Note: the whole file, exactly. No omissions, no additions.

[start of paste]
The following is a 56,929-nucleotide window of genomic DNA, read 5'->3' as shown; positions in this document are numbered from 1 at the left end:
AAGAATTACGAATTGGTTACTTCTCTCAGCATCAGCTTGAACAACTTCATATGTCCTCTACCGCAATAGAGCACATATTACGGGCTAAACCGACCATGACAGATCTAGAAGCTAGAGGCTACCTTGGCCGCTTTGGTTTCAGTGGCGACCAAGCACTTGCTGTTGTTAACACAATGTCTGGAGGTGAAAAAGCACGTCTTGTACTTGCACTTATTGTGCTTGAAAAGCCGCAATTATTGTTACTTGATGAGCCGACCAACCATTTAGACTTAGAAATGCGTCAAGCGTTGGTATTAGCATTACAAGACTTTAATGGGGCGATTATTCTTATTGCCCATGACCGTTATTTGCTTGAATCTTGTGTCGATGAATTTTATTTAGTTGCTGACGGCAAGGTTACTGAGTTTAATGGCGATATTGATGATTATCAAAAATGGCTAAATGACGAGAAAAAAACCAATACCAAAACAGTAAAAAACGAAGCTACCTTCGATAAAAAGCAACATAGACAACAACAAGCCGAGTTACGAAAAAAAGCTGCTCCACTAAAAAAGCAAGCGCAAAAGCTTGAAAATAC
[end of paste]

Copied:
The following is a 56,929-nucleotide window of genomic DNA, read 5'->3' as shown; positions in this document are numbered from 1 at the left end:
AAGAATTACGAATTGGTTACTTCTCTCAGCATCAGCTTGAACAACTTCATATGTCCTCTACCGCAATAGAGCACATATTACGGGCTAAACCGACCATGACAGATCTAGAAGCTAGAGGCTACCTTGGCCGCTTTGGTTTCAGTGGCGACCAAGCACTTGCTGTTGTTAACACAATGTCTGGAGGTGAAAAAGCACGTCTTGTACTTGCACTTATTGTGCTTGAAAAGCCGCAATTATTGTTACTTGATGAGCCGACCAACCATTTAGACTTAGAAATGCGTCAAGCGTTGGTATTAGCATTACAAGACTTTAATGGGGCGATTATTCTTATTGCCCATGACCGTTATTTGCTTGAATCTTGTGTCGATGAATTTTATTTAGTTGCTGACGGCAAGGTTACTGAGTTTAATGGCGATATTGATGATTATCAAAAATGGCTAAATGACGAGAAAAAAACCAATACCAAAACAGTAAAAAACGAAGCTACCTTCGATAAAAAGCAACATAGACAACAACAAGCCGAGTTACGAAAAAAAGCTGCTCCACTAAAAAAGCAAGCGCAAAAGCTTGAAAATAC